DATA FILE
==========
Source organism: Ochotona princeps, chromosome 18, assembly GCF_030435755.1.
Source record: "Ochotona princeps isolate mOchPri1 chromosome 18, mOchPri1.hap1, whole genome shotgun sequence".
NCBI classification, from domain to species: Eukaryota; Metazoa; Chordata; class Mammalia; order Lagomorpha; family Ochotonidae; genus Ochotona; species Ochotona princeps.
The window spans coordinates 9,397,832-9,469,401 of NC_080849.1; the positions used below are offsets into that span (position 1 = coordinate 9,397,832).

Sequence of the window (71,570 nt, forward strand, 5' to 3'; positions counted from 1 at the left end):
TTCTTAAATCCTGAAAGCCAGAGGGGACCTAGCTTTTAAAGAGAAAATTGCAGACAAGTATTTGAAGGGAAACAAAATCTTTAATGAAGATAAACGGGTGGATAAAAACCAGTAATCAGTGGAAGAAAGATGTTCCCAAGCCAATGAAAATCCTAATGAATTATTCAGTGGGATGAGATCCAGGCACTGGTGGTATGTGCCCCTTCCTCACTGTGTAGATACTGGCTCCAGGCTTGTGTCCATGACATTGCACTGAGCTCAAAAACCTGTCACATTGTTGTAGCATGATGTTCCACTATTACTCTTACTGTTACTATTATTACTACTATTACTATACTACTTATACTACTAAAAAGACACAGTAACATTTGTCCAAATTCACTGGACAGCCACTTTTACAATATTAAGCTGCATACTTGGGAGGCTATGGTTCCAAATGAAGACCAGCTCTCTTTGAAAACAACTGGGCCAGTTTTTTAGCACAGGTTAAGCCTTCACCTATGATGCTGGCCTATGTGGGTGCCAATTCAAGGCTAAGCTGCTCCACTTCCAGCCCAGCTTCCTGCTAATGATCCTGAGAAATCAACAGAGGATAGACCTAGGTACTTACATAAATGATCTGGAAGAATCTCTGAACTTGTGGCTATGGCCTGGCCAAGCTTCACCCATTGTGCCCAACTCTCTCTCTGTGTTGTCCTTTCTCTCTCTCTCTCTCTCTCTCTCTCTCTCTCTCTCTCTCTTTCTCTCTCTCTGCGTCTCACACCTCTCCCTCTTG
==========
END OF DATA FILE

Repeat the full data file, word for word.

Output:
Source organism: Ochotona princeps, chromosome 18, assembly GCF_030435755.1.
Source record: "Ochotona princeps isolate mOchPri1 chromosome 18, mOchPri1.hap1, whole genome shotgun sequence".
NCBI classification, from domain to species: Eukaryota; Metazoa; Chordata; class Mammalia; order Lagomorpha; family Ochotonidae; genus Ochotona; species Ochotona princeps.
The window spans coordinates 9,397,832-9,469,401 of NC_080849.1; the positions used below are offsets into that span (position 1 = coordinate 9,397,832).

Sequence of the window (71,570 nt, forward strand, 5' to 3'; positions counted from 1 at the left end):
TTCTTAAATCCTGAAAGCCAGAGGGGACCTAGCTTTTAAAGAGAAAATTGCAGACAAGTATTTGAAGGGAAACAAAATCTTTAATGAAGATAAACGGGTGGATAAAAACCAGTAATCAGTGGAAGAAAGATGTTCCCAAGCCAATGAAAATCCTAATGAATTATTCAGTGGGATGAGATCCAGGCACTGGTGGTATGTGCCCCTTCCTCACTGTGTAGATACTGGCTCCAGGCTTGTGTCCATGACATTGCACTGAGCTCAAAAACCTGTCACATTGTTGTAGCATGATGTTCCACTATTACTCTTACTGTTACTATTATTACTACTATTACTATACTACTTATACTACTAAAAAGACACAGTAACATTTGTCCAAATTCACTGGACAGCCACTTTTACAATATTAAGCTGCATACTTGGGAGGCTATGGTTCCAAATGAAGACCAGCTCTCTTTGAAAACAACTGGGCCAGTTTTTTAGCACAGGTTAAGCCTTCACCTATGATGCTGGCCTATGTGGGTGCCAATTCAAGGCTAAGCTGCTCCACTTCCAGCCCAGCTTCCTGCTAATGATCCTGAGAAATCAACAGAGGATAGACCTAGGTACTTACATAAATGATCTGGAAGAATCTCTGAACTTGTGGCTATGGCCTGGCCAAGCTTCACCCATTGTGCCCAACTCTCTCTCTGTGTTGTCCTTTCTCTCTCTCTCTCTCTCTCTCTCTCTCTCTCTCTCTCTCTTTCTCTCTCTCTGCGTCTCACACCTCTCCCTCTTG